A middleware component can do things before or after the app that it wraps. It can alter the request environment before passing it to the app, or it can alter the response returned by the app. It also has the option of handling the request itself and not calling the app that it wraps at all.

Uses of middleware include debugging, logging, caching, authentication, setting default content length or content type, handle HEAD using GET, and more. A default Rails app uses about 20 Rack middleware components.

It's common to use a number of middleware components chained together. Wrapping them manually is a little awkward:
wrapped_app = mw1(mw2(mw3(mw4(app))))
so I added a "with" argument to RackServer so you could pass a list of middleware:
RackServer(:app, with: [mw1, mw2, mw3, mw4])
(where :app is shorthand for app: app)

Inside Rackserver it simply does:
app = Compose(@with)(app)
using the compose function I wrote recently. In this case what we are composing are the constructor functions. (In Suneido calling a class defaults to constructing an instance.)

A router is another kind of middleware. Most middleware is "chained" one to the next whereas routing looks at the request and calls one of a number of apps. You could do this by chaining but it's cleaner and more efficient to do it in one step.

So far I've only written a few simple middleware components:
  • RackLog - logs the request along with the duration of the processing
  • RackDebug - Print's any exceptions along with a stack trace
  • RackContentType - Supplies a default content type based on path extensions using MimeTypes
  • RackRouter - a simple router that matches the path agains regular expressions to determine which app to call
But with those examples it should be easy for people to see how to compose their web server from middleware.

Thursday, December 31, 2015

Suneido Functional Compose

I started on one project, found it required another, which then led to code like:

a(b(c(d(...)))

which seemed ugly. I knew that functional programming has a higher order "compose" to handle this more cleanly. (Higher order because it takes functions as arguments and returns another function.)

Suneido isn't specifically a functional language, but it has a bunch of functional methods and functions. I hadn't written Compose yet but it turned out to be quite easy.

function (@fns)
    {
    return {|@args|
        result = (fns[0])(@args)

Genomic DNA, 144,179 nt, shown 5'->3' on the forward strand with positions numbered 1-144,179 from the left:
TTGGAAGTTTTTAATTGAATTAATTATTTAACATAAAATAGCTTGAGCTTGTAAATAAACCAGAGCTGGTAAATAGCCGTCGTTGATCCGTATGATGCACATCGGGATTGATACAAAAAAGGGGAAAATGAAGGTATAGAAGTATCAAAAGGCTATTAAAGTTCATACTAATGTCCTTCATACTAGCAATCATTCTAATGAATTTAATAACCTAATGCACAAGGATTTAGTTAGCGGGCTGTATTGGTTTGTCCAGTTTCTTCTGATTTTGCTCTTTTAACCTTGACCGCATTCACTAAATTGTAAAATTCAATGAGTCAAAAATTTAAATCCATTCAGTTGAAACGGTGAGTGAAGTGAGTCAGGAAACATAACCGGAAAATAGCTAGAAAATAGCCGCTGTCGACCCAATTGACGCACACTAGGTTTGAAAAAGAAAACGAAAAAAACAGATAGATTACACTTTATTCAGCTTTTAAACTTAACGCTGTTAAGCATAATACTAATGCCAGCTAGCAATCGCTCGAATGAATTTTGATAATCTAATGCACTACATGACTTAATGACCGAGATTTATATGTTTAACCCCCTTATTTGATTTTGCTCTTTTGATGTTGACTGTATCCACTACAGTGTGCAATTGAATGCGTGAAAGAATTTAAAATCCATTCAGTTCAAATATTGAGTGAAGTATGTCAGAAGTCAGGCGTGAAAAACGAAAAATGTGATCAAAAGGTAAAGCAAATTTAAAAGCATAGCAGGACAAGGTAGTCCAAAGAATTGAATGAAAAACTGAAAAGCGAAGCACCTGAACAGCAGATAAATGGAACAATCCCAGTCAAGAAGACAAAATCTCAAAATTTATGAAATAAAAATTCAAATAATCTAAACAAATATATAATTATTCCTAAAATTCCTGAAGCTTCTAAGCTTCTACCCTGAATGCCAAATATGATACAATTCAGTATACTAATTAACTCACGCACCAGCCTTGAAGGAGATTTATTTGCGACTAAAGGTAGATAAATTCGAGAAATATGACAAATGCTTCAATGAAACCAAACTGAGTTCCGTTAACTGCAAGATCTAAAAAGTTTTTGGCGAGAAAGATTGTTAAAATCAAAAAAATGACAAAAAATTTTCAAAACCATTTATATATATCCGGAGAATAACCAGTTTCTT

for fn in fns[1..]
            result = fn(result)
        result
        }
    }

If you're not familiar with Suneido code, the '@' is used to accept multiple arguments and to expand them again. The {|...| ... } notation is Suneido's way of writing a "block", i.e. a lambda or closure. (Suneido's use of the term "block" and the syntax come from Smalltalk, one of its roots way back when, pre 2000.)  Because, in Suneido, blocks are used for control flow, "return" returns from the containing function, so to return a result from a block we take advantage of how Suneido by default returns the value of the last statement.

Although in some languages the arguments to compose are listed "outside-in", I chose to have them "inside-out", so Compose(a,b,c) returns a function that does c(b(a(...))) in the same way you would write a *nix pipeline a | b | c i.e. in the order they will be applied.

I documented it, like a good programmer, except when I went to add the "see also" section I found a lot of the other functional stuff had never been documented. So I spent a bunch more time documenting some of the that. In the process I almost got sucked into improving the code, but I resisted pushing yet another task onto the stack!

Sunday, December 27, 2015

Taking Notes

When I'm working on something complex, either a bug or new code, I keep notes. Nowadays I could blame that on an aging memory, but I've been doing it too long for that to be the reason. Originally I used paper notebooks, writing in pencil so I could erase and make corrections.

I take notes in a special style that has stayed quite consistent over the years. To make it easier to scan the notes and follow the "logical" structure I prefix sentences with capitalized "keywords". Some of these are familiar ones like "BUG" and "TODO" that are commonly used in source code comments. I also use "Q" to start a question (since the trailing question mark is harder to spot) and "A" for answers. Some less standard prefixes I use are "COULD" and "MAYBE" which I use to prefix proposals or hypothesis. ("MAYBE" being stronger than "COULD") Here's a fabricated example to give you a better idea:

BUG: calculating a checksum occasionally gives an incorrect result

Q why does it work some of the time ?

A probably a concurrency issue

MAYBE add locking

BUT that could lead to deadlocks

SO make sure no other locks are held or taken at the same time

TODO: review code to look for similar problems